3.1.2 Identifying the stages of revision
Although you will eventually develop your own particular approach to revision, it is valuable to reflect a little on the stages you might go through in preparing for your next exam. To do this, we suggest that you adopt a technique called mind-mapping.
Mind-mapping can be used to collect and organise ideas at any time during your studies. Some people have the kind of memory that uses visual cues very effectively, and mind-mapping taps into this memory style. It enables you to lay out your thoughts on a particular topic in a structured way, and to use the way remembered ideas lead on to other associated ideas.
- Think about how you plan to approach your revision. Then try mind-mapping your ideas, using the 'map' outline in Figure 1 Blank revision mind-map.
- Once you have completed your mind-map, compare it to the completed version included in the discussion below. As you can see, the topic for the mind-map - How will I revise? - is in the centre. The nice thing about mind-maps is that the organisation of your thoughts can come later. So go ahead, just think about the whole process of revision and put your thoughts into the blank boxes. To start you off, we have included a suggestion in the top right box. Once you have done this, decide whether there is any order or link between the activities you have recorded.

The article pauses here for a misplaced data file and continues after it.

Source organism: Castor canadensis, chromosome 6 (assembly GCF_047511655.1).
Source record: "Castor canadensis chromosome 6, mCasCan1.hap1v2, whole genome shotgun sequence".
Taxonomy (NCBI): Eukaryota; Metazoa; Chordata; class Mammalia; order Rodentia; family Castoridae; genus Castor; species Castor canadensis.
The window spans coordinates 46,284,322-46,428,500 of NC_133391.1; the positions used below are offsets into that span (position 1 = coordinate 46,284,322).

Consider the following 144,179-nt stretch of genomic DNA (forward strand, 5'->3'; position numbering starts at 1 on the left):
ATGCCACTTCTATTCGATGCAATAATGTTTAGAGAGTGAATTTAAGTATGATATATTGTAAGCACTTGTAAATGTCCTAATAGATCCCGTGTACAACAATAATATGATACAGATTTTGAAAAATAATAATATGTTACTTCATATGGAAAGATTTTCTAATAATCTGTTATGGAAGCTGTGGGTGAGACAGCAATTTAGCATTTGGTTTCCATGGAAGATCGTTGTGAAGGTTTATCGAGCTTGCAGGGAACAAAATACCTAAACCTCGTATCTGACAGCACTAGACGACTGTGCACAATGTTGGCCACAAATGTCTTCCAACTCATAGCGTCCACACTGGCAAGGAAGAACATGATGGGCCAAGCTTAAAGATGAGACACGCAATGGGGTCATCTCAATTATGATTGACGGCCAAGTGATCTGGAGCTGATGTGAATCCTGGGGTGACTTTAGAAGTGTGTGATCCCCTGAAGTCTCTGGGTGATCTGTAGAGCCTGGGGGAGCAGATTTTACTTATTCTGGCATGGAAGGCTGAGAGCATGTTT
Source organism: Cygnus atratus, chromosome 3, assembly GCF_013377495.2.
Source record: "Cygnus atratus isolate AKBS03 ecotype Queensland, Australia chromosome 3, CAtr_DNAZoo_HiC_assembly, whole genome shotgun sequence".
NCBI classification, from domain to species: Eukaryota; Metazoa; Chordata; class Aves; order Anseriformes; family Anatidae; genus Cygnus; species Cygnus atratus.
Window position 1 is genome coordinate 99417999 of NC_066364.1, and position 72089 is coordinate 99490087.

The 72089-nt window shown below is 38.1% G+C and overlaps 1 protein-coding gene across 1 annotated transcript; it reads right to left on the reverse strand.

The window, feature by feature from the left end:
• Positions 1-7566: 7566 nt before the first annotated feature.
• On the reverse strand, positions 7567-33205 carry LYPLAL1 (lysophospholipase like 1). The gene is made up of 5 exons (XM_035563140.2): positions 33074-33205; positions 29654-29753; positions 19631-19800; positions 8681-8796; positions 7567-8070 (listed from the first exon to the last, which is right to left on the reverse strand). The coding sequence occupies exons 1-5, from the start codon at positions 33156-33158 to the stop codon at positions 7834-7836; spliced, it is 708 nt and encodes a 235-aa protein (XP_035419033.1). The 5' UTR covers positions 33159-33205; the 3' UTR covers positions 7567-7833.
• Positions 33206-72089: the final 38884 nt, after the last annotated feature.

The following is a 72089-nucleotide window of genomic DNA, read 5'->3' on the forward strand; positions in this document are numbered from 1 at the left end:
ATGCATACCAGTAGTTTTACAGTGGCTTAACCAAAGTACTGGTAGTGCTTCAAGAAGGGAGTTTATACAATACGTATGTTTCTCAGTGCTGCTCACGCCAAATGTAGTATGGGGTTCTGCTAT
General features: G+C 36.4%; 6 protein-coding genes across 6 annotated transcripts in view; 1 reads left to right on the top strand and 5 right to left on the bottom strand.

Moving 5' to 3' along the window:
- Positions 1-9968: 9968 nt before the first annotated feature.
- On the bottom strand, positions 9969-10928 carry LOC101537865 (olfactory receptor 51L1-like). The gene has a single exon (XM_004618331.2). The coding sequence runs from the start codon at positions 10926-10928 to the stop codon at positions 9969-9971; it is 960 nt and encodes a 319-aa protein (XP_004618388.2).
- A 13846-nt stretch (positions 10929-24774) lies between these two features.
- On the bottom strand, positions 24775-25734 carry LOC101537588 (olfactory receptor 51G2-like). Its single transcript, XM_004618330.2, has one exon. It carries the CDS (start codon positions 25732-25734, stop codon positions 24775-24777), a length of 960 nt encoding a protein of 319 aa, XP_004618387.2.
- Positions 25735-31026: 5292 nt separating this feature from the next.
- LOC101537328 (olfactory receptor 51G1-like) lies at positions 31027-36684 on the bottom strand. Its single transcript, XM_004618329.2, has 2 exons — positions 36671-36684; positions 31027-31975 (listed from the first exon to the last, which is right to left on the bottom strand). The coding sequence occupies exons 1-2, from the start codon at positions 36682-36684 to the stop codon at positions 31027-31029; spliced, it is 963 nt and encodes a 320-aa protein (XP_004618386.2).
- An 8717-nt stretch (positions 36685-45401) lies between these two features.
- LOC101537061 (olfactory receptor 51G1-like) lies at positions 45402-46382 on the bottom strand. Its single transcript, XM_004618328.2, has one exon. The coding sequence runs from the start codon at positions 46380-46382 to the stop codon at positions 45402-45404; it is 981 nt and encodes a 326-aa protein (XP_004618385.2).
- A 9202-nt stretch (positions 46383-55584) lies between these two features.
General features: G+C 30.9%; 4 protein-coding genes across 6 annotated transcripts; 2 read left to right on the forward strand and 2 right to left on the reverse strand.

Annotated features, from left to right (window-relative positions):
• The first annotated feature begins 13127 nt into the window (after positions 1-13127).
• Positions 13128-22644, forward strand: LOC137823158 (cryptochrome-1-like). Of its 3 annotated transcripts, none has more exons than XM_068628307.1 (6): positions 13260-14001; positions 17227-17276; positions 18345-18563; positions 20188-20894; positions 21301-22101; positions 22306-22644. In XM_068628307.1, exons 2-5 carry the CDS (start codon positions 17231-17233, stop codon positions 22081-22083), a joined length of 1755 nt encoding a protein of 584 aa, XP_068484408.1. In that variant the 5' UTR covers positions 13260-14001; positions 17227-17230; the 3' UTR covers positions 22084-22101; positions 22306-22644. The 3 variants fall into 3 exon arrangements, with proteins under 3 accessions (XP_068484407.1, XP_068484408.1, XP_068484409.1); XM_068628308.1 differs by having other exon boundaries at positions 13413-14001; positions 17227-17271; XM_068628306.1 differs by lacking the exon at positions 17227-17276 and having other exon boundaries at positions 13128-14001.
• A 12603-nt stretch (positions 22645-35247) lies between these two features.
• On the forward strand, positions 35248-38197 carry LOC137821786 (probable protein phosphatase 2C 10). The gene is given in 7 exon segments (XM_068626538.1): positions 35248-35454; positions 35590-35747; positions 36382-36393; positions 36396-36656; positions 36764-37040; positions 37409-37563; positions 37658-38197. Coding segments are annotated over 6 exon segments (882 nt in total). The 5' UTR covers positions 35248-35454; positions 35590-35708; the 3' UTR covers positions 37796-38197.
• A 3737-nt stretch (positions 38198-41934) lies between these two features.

This image shows a blank mind-map made up of a central box surrounded by seven further boxes. Each of the surrounding boxes are linked to the central box by a line. The central box contains the words ‘How will I revise?’. A box to the top right contains the words ‘Finding out about the exam paper’. The other boxes are blank.
Figure 2 shows our suggestion for a 'Revision mind-map'. The numbers in each box show suggested stages in the revision process. Our map may not look identical to yours, but we imagine that we have identified similar activities.
Over the next few pages, we will look at each of the stages of revision identified by the mind-map in greater detail. These are listed below.
Stage 1 Finding out about the exam paper
Stage 2 Gathering and organising revision materials
Stage 3 Deciding what to revise
Stage 4 Making a revision timetable
Stage 5 Understanding and learning the course material
Stage 6 Rehearsing answering exam questions
Stage 7 Checking practical arrangements
The advice contained in this course is relevant to all subjects, but the main emphasis is on the written word and, in particular, the exam essay format. Later in the unit, we have included some specific information about revising for maths, science, technology and modern languages.